Satellite systems have been used for many years with a high degree of reliability. They are particularly advantageous since due to their altitude one satellite can send and receive signals from an area encompassing hundreds of thousands of square miles. However, satellites are expensive to manufacture and are expensive to launch and place in position. Further, because of the costs associated with their manufacture and launch, and the great difficulty in servicing them, extraordinary care must be taken to assure their reliability. Notwithstanding this, when a satellite fails, as assuredly they all—must do, either electronically, or by degradation of orbit, substantial expense is incurred in replacing it and the equipment it carries.

Ground based systems do not have the high costs that are associated with satellite systems. However, because they are low, a particular relay station may only be able to send and receive signals over a few hundred square miles. Thus, to cover a large area, many such relay stations must be provided. Further, ground based systems suffer from line-of-sight problems in that mountains, tall trees, tall buildings and the like interfere with the propagation of telecommunications signals. Still further, it may not be possible to install a telecommunications relay station at a particular site where one is needed due to geographic or political factors, or merely because of the inability to obtain permission from a land owner or government.

To some extent these problems are alleviated by using tethered balloons. However, tethered balloons are subject to the atmospheric conditions that exist at lower altitudes and are likely to be damaged as they are subject to weather conditions thereby requiring frequent replacement. Also, if they are flown at altitudes that enable them to relay telecommunications signals over a large enough area to make them economically feasible, the tethers become hazardous to aircraft.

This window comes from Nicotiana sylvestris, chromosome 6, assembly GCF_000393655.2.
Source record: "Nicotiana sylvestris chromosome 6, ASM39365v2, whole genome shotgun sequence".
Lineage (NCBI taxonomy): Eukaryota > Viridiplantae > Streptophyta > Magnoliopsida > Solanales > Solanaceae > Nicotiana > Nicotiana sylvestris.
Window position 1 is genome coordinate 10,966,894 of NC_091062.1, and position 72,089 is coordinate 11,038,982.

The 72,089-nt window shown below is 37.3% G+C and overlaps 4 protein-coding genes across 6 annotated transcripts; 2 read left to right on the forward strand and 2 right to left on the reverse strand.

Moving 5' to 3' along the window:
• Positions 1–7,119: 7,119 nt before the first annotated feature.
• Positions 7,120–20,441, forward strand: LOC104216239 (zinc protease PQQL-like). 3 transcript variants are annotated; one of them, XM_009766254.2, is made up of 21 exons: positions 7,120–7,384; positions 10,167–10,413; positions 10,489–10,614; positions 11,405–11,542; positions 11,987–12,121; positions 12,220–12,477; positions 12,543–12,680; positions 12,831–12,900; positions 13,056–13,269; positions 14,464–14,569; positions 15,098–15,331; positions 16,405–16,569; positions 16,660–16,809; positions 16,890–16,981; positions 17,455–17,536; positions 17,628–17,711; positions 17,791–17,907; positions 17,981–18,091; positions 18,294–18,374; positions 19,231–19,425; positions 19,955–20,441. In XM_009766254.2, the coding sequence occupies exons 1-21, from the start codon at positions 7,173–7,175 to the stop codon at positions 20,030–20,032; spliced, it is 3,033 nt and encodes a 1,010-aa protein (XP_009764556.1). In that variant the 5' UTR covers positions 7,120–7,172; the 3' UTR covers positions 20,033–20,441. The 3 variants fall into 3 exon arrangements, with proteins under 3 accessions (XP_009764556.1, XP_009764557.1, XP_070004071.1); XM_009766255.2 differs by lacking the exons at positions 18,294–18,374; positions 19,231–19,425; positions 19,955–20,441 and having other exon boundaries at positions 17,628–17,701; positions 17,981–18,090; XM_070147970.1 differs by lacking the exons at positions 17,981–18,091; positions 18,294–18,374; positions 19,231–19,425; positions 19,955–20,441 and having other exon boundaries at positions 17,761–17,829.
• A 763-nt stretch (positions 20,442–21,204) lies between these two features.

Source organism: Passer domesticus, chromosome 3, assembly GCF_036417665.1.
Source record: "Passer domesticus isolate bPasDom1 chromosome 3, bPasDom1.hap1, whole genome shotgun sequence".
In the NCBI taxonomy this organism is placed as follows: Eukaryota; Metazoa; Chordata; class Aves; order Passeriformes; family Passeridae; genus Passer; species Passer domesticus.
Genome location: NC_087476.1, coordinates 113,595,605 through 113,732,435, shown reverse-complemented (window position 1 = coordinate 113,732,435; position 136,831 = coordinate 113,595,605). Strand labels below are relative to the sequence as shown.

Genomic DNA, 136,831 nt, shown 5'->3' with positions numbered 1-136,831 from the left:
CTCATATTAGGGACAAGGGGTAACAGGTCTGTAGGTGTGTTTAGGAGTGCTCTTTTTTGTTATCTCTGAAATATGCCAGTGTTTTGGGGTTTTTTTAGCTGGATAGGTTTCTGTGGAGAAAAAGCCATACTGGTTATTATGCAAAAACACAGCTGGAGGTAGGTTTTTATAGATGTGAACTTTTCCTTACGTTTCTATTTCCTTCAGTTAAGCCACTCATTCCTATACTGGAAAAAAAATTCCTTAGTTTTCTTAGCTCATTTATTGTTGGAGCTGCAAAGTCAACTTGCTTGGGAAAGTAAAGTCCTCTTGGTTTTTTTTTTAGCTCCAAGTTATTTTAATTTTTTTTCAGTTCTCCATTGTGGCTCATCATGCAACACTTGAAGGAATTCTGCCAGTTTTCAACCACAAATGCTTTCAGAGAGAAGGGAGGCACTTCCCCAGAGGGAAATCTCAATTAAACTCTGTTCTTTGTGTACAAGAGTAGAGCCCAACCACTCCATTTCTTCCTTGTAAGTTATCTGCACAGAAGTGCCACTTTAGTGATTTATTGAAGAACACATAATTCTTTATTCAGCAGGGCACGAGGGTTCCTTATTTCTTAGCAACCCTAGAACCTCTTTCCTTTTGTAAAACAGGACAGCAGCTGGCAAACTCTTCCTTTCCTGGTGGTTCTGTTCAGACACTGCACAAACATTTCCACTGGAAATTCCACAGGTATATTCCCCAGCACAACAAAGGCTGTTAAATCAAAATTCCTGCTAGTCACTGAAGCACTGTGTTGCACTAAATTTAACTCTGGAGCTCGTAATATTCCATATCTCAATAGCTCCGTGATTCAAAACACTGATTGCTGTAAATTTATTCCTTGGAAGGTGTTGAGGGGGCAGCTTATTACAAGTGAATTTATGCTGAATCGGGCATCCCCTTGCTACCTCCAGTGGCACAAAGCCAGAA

It would be advantageous to provide a stable, long duration, telecommunications system which is based on a sub-orbital, high altitude device which has the ability to receive telecommunication signals from a ground station and relay them to another similar device or to a further ground station.

If the relay stations were made of high altitude, long duration lighter than air devices whose location could be controlled so as to be over a particular location on the earth, a means will have been created for providing relatively low cost telecommunication service such as a telephone service for remote areas without incurring the expense associated with satellite based communication systems, and without the disadvantages of a ground system or a tethered balloon system.

SUMMARY OF THE INVENTION

Accordingly, with the foregoing in mind the invention relates generally to a telecommunications system that comprises at least two ground stations. Each of the ground stations includes means for sending and means for receiving telecommunication signals. At least one relay station is provided. The relay station includes means for receiving and sending telecommunication signals from and to the ground stations and from and to other relay stations.

The relay stations are at an altitude of about 15 to 25 miles (i.e., within a portion of the stratosphere) and, thus, are capable of transmitting signals to a point on the earth directly below a relay station with a transmission time of about 80 μsec. Means are provided for controlling the lateral movement of the relay stations so that once a pre-determined altitude is reached, a predetermined location of each of the relay stations can be achieved and maintained.

BRIEF DESCRIPTION OF THE DRAWINGS

The invention can be further understood by referring to the accompanying drawing of a presently preferred form thereof, and wherein

FIG. 1 is a schematic showing a communications system constructed in accordance with a presently preferred form of the invention.